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Press Article

Metro - 24 January 2014

How to vet a managing agent

By Jo Eccles

I was recently asked by a previous client of ours whether we could recommend a good managing agent and I have to admit, I struggled. A managing agent is a professional company appointed by the residents or a freeholder to manage the building. They are usually put in place in larger blocks and their role is to oversee functions, such as collecting the annual service charges and arranging maintenance work in the building. They can have a big impact on a building both in terms of how well it is presented, as well as how the finances are managed.

If you’re buying into a building with a managing agent, you can get a good sense of how efficient they are based on how quickly they respond to solicitor enquiries during the purchase. Some managing agents will respond very quickly to requests for service charge history and details of planned works for the building, others, however, need to be chased to get any action.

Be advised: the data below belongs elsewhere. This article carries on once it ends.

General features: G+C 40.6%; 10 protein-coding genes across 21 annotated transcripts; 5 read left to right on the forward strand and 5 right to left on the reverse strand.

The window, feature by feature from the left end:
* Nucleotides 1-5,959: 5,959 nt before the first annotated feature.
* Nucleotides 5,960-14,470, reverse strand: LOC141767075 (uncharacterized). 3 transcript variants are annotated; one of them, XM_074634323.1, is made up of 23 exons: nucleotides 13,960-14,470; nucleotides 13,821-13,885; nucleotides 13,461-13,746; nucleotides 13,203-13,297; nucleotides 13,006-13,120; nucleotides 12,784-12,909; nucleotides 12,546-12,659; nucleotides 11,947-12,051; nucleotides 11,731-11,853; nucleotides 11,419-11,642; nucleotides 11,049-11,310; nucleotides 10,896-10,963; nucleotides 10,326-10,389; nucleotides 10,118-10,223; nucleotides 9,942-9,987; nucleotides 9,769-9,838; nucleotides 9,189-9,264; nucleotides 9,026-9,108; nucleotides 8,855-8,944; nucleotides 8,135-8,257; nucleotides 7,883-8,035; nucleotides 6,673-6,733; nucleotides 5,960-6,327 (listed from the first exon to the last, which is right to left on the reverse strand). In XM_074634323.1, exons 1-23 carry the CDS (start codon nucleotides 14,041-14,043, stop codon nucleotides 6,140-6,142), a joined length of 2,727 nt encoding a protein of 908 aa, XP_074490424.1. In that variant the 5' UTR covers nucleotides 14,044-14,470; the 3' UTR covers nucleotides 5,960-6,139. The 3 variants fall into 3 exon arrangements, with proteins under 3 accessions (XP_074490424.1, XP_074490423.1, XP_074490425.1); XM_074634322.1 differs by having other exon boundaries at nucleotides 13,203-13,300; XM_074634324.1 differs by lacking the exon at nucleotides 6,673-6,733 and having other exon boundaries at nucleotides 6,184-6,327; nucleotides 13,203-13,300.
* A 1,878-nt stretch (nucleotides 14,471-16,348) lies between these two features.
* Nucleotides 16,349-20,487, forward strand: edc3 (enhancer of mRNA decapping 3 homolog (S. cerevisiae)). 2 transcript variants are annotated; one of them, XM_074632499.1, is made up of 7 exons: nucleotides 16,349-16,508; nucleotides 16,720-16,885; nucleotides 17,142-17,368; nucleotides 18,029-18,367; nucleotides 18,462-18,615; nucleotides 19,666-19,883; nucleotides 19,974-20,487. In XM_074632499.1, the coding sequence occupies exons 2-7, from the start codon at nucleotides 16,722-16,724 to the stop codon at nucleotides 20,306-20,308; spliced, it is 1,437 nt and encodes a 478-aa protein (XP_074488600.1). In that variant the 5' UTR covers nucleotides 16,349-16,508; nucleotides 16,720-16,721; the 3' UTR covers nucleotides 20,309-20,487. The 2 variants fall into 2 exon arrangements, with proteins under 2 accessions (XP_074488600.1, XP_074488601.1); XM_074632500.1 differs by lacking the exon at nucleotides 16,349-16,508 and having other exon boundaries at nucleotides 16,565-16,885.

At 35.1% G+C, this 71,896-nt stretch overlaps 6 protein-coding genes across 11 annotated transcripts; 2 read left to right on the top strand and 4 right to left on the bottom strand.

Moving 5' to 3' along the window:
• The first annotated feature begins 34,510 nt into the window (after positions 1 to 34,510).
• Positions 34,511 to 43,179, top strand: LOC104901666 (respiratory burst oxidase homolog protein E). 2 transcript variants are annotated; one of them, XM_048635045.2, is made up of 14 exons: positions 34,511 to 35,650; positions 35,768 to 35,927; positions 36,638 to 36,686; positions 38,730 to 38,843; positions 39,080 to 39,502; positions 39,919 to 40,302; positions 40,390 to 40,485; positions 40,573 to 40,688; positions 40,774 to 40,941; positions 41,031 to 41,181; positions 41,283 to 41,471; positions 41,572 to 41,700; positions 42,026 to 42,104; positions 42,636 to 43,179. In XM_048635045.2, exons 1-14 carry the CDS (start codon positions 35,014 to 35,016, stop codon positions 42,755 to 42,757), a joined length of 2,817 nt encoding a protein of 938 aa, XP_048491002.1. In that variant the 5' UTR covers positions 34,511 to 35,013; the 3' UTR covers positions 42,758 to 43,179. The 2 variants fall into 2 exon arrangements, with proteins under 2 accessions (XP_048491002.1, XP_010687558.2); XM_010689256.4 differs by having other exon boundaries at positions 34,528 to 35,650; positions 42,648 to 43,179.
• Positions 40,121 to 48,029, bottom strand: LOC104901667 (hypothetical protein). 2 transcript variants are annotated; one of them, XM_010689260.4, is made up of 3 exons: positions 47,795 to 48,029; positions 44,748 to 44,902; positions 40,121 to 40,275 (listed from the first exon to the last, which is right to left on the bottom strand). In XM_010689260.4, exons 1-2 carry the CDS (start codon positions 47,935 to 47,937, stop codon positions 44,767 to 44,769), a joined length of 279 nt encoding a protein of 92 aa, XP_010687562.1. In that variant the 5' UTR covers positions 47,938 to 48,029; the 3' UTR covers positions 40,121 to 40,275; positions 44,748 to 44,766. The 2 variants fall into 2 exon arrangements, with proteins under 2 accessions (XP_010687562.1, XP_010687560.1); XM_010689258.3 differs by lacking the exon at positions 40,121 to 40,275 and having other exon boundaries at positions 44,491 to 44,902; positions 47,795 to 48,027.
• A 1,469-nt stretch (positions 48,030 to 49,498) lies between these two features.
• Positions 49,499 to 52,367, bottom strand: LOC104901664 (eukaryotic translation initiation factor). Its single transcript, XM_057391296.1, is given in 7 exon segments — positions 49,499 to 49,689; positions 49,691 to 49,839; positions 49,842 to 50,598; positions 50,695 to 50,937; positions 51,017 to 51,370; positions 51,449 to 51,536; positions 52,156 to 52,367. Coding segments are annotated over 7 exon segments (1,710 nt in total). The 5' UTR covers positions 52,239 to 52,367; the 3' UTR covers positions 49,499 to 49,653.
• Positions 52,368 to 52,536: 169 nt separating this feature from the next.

We have seen some real horror situations over the years where the managing agent has gone bust, they’ve misappropriated service charge funds, or they’ve even used extortionate insurance companies or tradesmen for works in the block, just because they’ve been paid a big introduction commission.

If you’re considering appointing a managing agent or changing one, the first step is to find approved management companies who are members of the Association of Residential Managing Agents (ARMA) or the Royal Institute of Chartered Surveyors (RICS). It’s also advisable to choose companies which are based fairly close to your building and then ask them to tender. Good managing agents will usually ask to visit the building before they tender to get a better understanding of its size and condition. Be wary of any management company who simply submits a price without asking many questions.

At any pitch, make sure you direct questions to the proposed property manager, who is likely to be your point of contact, and don’t let their boss do all the talking. Last but not least, remember that you often get what you pay for, so don’t let price alone be the determining factor.